Journal of Financial and Quantitative Analysis

Research Article

Does Insider Trading Really Move Stock Prices?

Sugato Chakravartya1 and John J. McConnella1

a1 Purdue University, West Lafayette, IN 47907, Consumer Economics, 1262 Mathews Hall and Krannert Graduate School of Management, 1319 Krannert Building

Abstract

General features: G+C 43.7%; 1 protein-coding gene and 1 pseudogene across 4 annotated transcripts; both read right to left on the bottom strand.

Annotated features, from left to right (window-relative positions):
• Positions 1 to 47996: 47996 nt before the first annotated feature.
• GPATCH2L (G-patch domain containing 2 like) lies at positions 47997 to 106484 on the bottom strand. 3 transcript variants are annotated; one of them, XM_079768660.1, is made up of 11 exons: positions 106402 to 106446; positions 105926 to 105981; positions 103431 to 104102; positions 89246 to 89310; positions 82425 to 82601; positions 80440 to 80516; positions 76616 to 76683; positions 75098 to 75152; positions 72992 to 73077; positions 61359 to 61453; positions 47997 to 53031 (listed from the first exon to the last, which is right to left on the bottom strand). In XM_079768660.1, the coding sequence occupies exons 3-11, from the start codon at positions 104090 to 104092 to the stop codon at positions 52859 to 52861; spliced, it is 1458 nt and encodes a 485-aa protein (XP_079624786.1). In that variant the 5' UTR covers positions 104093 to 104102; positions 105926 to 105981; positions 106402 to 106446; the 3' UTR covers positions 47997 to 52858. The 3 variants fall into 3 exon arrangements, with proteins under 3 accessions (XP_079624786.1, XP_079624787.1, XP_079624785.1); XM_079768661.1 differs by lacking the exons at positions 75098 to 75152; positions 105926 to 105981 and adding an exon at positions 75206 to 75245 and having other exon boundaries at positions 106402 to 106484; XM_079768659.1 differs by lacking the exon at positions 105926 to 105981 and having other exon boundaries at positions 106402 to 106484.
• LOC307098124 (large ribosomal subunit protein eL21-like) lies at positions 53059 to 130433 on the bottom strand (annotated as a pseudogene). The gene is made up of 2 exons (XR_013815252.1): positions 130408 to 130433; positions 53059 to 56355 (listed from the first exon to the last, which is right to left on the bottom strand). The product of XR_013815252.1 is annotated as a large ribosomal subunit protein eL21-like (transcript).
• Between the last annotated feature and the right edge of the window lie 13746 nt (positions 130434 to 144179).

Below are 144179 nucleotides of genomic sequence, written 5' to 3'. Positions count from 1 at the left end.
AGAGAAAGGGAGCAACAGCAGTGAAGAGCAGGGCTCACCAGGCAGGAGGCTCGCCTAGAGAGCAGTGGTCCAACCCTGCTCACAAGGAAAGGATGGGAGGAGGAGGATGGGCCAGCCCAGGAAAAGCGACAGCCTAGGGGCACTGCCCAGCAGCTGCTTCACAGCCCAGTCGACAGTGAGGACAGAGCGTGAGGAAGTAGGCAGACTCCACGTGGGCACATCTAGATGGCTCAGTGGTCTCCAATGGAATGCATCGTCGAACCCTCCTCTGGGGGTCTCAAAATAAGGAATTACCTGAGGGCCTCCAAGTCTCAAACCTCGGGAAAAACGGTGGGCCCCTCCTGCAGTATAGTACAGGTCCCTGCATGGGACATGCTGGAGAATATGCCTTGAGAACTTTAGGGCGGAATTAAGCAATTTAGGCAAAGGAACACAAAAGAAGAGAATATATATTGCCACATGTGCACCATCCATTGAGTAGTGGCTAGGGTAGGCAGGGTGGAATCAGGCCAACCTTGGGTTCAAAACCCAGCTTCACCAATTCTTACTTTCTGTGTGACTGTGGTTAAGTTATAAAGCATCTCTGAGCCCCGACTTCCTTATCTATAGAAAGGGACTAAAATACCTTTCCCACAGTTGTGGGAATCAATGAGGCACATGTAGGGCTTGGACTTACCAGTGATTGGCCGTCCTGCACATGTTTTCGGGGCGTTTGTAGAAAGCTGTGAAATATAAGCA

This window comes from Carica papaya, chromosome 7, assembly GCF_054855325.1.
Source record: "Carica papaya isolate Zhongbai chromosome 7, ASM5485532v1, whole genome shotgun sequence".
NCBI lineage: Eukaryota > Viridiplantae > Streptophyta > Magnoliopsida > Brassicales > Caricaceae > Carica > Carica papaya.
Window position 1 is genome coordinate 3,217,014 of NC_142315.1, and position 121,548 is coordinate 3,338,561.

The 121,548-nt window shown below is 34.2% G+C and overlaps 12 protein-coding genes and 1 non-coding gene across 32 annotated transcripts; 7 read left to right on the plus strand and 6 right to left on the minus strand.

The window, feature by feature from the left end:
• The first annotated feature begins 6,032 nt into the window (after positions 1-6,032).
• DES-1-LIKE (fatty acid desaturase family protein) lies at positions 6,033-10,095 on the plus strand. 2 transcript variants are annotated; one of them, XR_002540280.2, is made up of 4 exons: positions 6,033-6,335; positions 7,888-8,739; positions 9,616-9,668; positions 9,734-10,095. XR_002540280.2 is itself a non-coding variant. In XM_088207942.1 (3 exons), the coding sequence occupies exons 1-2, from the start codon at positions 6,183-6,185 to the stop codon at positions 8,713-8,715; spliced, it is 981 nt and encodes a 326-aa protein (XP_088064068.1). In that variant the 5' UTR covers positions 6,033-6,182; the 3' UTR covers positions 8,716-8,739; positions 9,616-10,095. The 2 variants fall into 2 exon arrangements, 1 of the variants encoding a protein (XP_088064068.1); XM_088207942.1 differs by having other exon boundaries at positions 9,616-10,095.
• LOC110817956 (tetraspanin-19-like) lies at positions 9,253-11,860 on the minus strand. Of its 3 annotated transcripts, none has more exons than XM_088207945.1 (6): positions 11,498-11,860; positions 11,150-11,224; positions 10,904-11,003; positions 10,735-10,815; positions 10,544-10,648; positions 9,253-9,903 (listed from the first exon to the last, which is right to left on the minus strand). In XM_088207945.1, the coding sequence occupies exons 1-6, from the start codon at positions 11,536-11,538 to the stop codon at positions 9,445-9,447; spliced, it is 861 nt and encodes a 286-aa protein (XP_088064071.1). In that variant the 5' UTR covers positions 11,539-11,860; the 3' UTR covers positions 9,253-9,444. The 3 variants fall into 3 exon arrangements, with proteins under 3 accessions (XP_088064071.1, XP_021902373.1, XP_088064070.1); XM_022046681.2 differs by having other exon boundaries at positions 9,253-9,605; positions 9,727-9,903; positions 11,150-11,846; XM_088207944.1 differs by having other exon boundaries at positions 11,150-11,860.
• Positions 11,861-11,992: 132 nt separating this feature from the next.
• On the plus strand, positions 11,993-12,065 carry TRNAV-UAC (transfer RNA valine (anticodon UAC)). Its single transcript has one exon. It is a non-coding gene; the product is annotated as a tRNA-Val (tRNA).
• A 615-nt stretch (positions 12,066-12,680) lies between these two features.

Prior studies have reported a positive correlation between insider trading and stock price changes implying that insider (i.e., informed) trades affect price discovery differently than non-insider (i.e., uninformed) trades. Based on these results, various scholars have argued for the legalization of insider trading to facilitate rapid price discovery. We analyze the trading activity of a confessed inside trader, Ivan Boesky, in Carnation's stock just prior to Nestle's 1984 acquisition of Carnation, and find that our tests are unable to distinguish the price effect of Boesky's (i.e., informed) purchases of Carnation's stock from the effect of non-insider (i.e., uninformed) purchases. Our conclusion survives extensive robustness tests and has methodological and public policy implications.

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